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UTSC: White Water Rafting

End your summer with a thrilling splash! Travel up to the Ottawa River to spend 2 nights and 3 days at the beautiful Wilderness Tours Resort. Must complete a deep water orientation session prior to trip and be comfortable around open water.
Registration includes: Transportation, 2 nights camping, 2 days rafting with all necessary equipment, 6 full meals and resort activities. Bring your sleeping bag. We can provide tents on request.

Location: Ottawa River
Registered Student Price: $150 plus HST
Non-registered Student Price: $200 plus HST

Registration Deadline: August 11
Refund Deadline: August 14 @5:00 p.m

Register online at: https://recreation.utoronto.ca/Program/GetProgramDetails?courseId=235f8305-8664-4302-9a48-5b1282a8035c&semesterId=f297e67e-bbaf-4261-9a48-b656d539cae0
or in person at TPASC!

UTSG: Grad Escape — Dodgeball at the Athletic Centre

Release some stress and join other graduate students for a game of dodgeball at the Athletic Centre in the Upper gym. (Special arrangements will be made to let you in for this event but bring your t-card.) This event will be facilitated by a staff person from MoveU. No experience required.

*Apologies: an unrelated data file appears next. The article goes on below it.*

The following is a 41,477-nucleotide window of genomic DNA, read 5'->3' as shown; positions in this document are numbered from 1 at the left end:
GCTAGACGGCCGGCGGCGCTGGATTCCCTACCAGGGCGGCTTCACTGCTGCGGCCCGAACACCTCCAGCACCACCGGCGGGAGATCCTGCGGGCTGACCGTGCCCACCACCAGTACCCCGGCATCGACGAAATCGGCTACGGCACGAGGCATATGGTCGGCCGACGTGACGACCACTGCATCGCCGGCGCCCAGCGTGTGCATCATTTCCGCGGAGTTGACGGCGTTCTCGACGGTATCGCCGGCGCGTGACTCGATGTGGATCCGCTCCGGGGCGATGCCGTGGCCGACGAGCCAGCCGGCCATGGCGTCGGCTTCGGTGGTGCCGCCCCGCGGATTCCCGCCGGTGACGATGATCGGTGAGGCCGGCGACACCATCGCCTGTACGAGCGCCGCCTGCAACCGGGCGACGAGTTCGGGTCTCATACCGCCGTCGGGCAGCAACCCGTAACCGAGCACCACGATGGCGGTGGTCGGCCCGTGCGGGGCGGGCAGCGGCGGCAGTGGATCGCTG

UTSC: Outdoor Rock Climbing and Hiking

Travel to Milton, Ontario to either hike the area or rock climb the cliff face. The rock climbing will take place at Rattlesnake Point and is an opportunity for students to challenge themselves to climb up to 80ft on some of he best rock in Southern Ontario in a beautiful natural setting. All necessary equipment and helmet are included.
The hike will take place through some of the Bruce Peninsula trails and Halton Parks, you’ll have over 20kms of trails to choose from.

Registered Student Price: $40 plus HST (rock climbing) or $15 plus HST (hiking)
Non-registered Student Price: $65plus HST (rock climbing) or $22.50 plus HST (hiking)

Opinion: what counts as fairness in sports?

Caster Semenya and the extent to which sporting will go to exclude athletes who are different

Opinion: what counts as fairness in sports?

The Court of Arbitration for Sport (CAS) has erred by failing to overturn a series of discriminatory rules that target female athletes who are transgender or have intersex traits.  

By ruling in favour of the International Association of Athletics Federation (IAAF), the CAS has authorized regulations that require female athletes with naturally high testosterone levels — typically found in intersex women — to suppress their hormone levels if they wish to compete in races between 400 metres and a mile.